"Eat or heat" is the choice facing millions of households according to the Daily Express after SSE became the first of the big energy companies to announce an increase in bills.
The claim comes from pensioner groups who say the elderly will be the hardest hit as the weather turns colder.
The Daily Mirror's headline goes further, declaring that "fuel bills will kill". A fuel poverty adviser tells the paper he is "fearful" there will be an increase in deaths this winter.
Most of the papers agree that other energy companies will now follow suit. Fat cat firms are set to stick two fingers up at Britain, says the Sun.
The paper demands that the government increases competition in the energy market and slashes green taxes.
But the Times wants consumers to take on some responsibility for reducing bills - it suggests putting on a sweater and using less energy.
The Daily Telegraph reports that ministers are being urged to initiate an immediate review of Britain's entire green energy strategy or risk forcing household gas and electricity bills up every year for the rest of the decade.
The chief executive of SSE tells the paper that bills would fall overnight if the government opted to pay for green energy subsidies through the tax system.
But the Times says David Cameron has been warned that reducing green levies on energy companies would land the government in court.
The Fuel Poverty Advisory Group says that an attempt to water down the scheme would be a derogation of the government's obligation to do all it reasonably can to eradicate fuel poverty.
Labour leader Ed Miliband uses the news of the price increase to repeat his pledge to freeze energy bills for 20 months after the election.
In an interview with the Financial Times, he accuses the energy companies of being guilty of "predatory behaviour" and he says the government is "frozen in inaction".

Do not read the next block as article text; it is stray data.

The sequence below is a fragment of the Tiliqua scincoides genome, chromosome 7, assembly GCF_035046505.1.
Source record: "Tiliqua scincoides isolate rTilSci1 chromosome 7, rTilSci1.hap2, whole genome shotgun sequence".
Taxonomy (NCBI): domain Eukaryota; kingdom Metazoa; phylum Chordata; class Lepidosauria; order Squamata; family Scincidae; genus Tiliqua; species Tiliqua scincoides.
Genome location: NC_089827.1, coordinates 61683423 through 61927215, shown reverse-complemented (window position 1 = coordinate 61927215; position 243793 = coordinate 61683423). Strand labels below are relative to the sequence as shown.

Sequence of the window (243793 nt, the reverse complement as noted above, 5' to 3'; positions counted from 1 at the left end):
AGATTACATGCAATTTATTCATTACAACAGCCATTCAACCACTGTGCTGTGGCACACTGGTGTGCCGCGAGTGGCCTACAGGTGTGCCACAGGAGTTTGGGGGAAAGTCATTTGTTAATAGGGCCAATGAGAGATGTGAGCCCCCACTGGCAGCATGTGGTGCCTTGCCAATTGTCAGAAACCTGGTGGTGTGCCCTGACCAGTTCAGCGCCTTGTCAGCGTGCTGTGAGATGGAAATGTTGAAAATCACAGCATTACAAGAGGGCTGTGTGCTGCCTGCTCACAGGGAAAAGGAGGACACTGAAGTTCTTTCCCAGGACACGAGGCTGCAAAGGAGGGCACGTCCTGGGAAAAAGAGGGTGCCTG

Writing in the Daily Express, Mr Miliband accuses the Conservatives of siding with energy firms.
But the Daily Mail argues that Mr Miliband was the architect of the green taxes, which are blamed for pushing up bills, when he was in charge of energy policy in Gordon Brown's government.
Writing in the Guardian, Margaret Atwood welcomes the news that the Nobel Prize for literature has been won by a fellow Canadian author, Alice Munro.
She says it is a thrilling honour for a major writer and will draw international attention, not only to women's writing and Canadian writing, but the often overlooked short story.
The Independent's literary editor believes the world's most solemn literary prize has gone to a modest, immaculate but far-sighted miniaturist.
If you are worried that children are growing up more interested in iPads than fairy tales then you are not alone, says the Daily Mail.
The Queen is apparently concerned that children are more likely to play computer games or read e-books than settle down with a traditional story.
The Mail says the comments were made as author Joanne Harris was presented with her MBE - the paper notes that it is "highly unusual" for the Queen to openly express an opinion on such issues.